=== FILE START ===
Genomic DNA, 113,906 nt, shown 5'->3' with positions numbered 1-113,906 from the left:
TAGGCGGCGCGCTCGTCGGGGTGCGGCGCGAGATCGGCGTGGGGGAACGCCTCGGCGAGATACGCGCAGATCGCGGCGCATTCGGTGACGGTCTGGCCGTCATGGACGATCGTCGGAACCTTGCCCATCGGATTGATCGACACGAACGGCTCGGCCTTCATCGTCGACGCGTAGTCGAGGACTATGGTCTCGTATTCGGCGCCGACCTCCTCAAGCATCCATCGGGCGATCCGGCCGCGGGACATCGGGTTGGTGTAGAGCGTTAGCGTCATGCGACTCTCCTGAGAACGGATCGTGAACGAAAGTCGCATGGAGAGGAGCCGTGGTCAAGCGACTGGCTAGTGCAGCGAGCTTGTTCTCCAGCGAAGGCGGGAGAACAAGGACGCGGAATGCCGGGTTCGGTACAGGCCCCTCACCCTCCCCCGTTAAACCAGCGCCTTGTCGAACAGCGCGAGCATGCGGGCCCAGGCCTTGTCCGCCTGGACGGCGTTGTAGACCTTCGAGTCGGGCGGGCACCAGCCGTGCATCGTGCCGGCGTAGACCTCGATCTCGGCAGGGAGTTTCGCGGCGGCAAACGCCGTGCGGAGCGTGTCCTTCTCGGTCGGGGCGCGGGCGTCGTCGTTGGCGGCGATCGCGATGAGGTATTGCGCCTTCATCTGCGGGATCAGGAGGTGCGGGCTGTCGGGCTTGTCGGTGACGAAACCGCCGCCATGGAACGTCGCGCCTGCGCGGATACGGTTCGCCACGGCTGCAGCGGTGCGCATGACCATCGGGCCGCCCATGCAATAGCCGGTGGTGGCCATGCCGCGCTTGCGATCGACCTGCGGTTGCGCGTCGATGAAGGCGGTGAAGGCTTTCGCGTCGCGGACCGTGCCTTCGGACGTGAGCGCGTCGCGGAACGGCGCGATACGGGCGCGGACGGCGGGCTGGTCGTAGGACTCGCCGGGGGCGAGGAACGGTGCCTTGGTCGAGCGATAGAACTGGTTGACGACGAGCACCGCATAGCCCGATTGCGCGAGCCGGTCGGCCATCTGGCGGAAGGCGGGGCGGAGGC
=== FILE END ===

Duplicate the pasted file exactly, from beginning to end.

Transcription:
Genomic DNA, 113,906 nt, shown 5'->3' with positions numbered 1-113,906 from the left:
TAGGCGGCGCGCTCGTCGGGGTGCGGCGCGAGATCGGCGTGGGGGAACGCCTCGGCGAGATACGCGCAGATCGCGGCGCATTCGGTGACGGTCTGGCCGTCATGGACGATCGTCGGAACCTTGCCCATCGGATTGATCGACACGAACGGCTCGGCCTTCATCGTCGACGCGTAGTCGAGGACTATGGTCTCGTATTCGGCGCCGACCTCCTCAAGCATCCATCGGGCGATCCGGCCGCGGGACATCGGGTTGGTGTAGAGCGTTAGCGTCATGCGACTCTCCTGAGAACGGATCGTGAACGAAAGTCGCATGGAGAGGAGCCGTGGTCAAGCGACTGGCTAGTGCAGCGAGCTTGTTCTCCAGCGAAGGCGGGAGAACAAGGACGCGGAATGCCGGGTTCGGTACAGGCCCCTCACCCTCCCCCGTTAAACCAGCGCCTTGTCGAACAGCGCGAGCATGCGGGCCCAGGCCTTGTCCGCCTGGACGGCGTTGTAGACCTTCGAGTCGGGCGGGCACCAGCCGTGCATCGTGCCGGCGTAGACCTCGATCTCGGCAGGGAGTTTCGCGGCGGCAAACGCCGTGCGGAGCGTGTCCTTCTCGGTCGGGGCGCGGGCGTCGTCGTTGGCGGCGATCGCGATGAGGTATTGCGCCTTCATCTGCGGGATCAGGAGGTGCGGGCTGTCGGGCTTGTCGGTGACGAAACCGCCGCCATGGAACGTCGCGCCTGCGCGGATACGGTTCGCCACGGCTGCAGCGGTGCGCATGACCATCGGGCCGCCCATGCAATAGCCGGTGGTGGCCATGCCGCGCTTGCGATCGACCTGCGGTTGCGCGTCGATGAAGGCGGTGAAGGCTTTCGCGTCGCGGACCGTGCCTTCGGACGTGAGCGCGTCGCGGAACGGCGCGATACGGGCGCGGACGGCGGGCTGGTCGTAGGACTCGCCGGGGGCGAGGAACGGTGCCTTGGTCGAGCGATAGAACTGGTTGACGACGAGCACCGCATAGCCCGATTGCGCGAGCCGGTCGGCCATCTGGCGGAAGGCGGGGCGGAGGC